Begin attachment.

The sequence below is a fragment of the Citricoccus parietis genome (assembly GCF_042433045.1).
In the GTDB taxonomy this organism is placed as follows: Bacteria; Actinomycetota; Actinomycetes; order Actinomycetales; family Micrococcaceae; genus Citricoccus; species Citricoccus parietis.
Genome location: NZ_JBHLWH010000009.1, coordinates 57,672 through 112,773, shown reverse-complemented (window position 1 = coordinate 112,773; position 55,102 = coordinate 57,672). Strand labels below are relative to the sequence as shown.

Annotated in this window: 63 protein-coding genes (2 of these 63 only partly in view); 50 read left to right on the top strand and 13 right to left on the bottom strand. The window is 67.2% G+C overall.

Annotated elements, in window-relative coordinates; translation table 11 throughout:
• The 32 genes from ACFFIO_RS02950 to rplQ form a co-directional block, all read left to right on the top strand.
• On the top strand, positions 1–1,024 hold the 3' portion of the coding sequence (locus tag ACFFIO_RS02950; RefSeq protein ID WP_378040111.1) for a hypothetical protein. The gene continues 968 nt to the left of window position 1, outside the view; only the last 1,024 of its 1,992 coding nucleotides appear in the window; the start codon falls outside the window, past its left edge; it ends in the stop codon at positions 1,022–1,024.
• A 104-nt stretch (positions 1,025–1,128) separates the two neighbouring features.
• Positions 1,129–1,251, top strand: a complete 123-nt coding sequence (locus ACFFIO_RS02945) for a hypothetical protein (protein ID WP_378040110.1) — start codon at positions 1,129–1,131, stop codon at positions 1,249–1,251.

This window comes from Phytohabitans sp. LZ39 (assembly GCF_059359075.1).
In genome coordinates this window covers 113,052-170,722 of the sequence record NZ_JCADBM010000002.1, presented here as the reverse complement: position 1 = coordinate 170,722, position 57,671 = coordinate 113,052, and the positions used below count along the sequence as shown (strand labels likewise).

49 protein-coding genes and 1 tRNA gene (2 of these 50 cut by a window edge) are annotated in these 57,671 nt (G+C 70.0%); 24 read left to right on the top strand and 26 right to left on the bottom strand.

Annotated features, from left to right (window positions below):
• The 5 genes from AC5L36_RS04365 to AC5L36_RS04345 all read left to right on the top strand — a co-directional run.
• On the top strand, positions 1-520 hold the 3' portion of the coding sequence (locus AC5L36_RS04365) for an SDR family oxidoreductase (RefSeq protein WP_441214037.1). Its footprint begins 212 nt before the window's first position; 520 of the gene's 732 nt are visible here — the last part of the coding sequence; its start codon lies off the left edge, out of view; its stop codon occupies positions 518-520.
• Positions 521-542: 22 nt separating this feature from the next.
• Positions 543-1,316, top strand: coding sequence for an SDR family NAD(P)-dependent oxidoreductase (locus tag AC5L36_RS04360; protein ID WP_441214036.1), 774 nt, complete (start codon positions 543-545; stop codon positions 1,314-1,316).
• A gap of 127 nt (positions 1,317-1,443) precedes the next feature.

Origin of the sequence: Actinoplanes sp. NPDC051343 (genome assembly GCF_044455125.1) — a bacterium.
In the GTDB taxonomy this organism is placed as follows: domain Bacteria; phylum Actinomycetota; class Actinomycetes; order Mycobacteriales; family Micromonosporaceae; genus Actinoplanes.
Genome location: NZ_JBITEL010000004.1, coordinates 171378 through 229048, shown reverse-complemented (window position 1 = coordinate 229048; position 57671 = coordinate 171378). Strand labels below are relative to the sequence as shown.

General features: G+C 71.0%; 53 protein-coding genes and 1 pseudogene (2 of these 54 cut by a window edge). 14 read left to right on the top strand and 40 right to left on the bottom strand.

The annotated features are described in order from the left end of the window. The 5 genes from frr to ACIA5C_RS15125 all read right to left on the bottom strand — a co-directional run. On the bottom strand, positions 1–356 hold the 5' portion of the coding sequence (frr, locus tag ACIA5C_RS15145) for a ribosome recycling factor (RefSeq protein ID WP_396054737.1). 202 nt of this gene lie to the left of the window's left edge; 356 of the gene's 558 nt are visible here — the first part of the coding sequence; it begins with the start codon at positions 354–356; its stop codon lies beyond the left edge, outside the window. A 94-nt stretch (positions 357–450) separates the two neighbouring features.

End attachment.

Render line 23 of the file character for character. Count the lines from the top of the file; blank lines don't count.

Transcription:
The annotated features are described in order from the left end of the window. The 5 genes from frr to ACIA5C_RS15125 all read right to left on the bottom strand — a co-directional run. On the bottom strand, positions 1–356 hold the 5' portion of the coding sequence (frr, locus tag ACIA5C_RS15145) for a ribosome recycling factor (RefSeq protein ID WP_396054737.1). 202 nt of this gene lie to the left of the window's left edge; 356 of the gene's 558 nt are visible here — the first part of the coding sequence; it begins with the start codon at positions 354–356; its stop codon lies beyond the left edge, outside the window. A 94-nt stretch (positions 357–450) separates the two neighbouring features.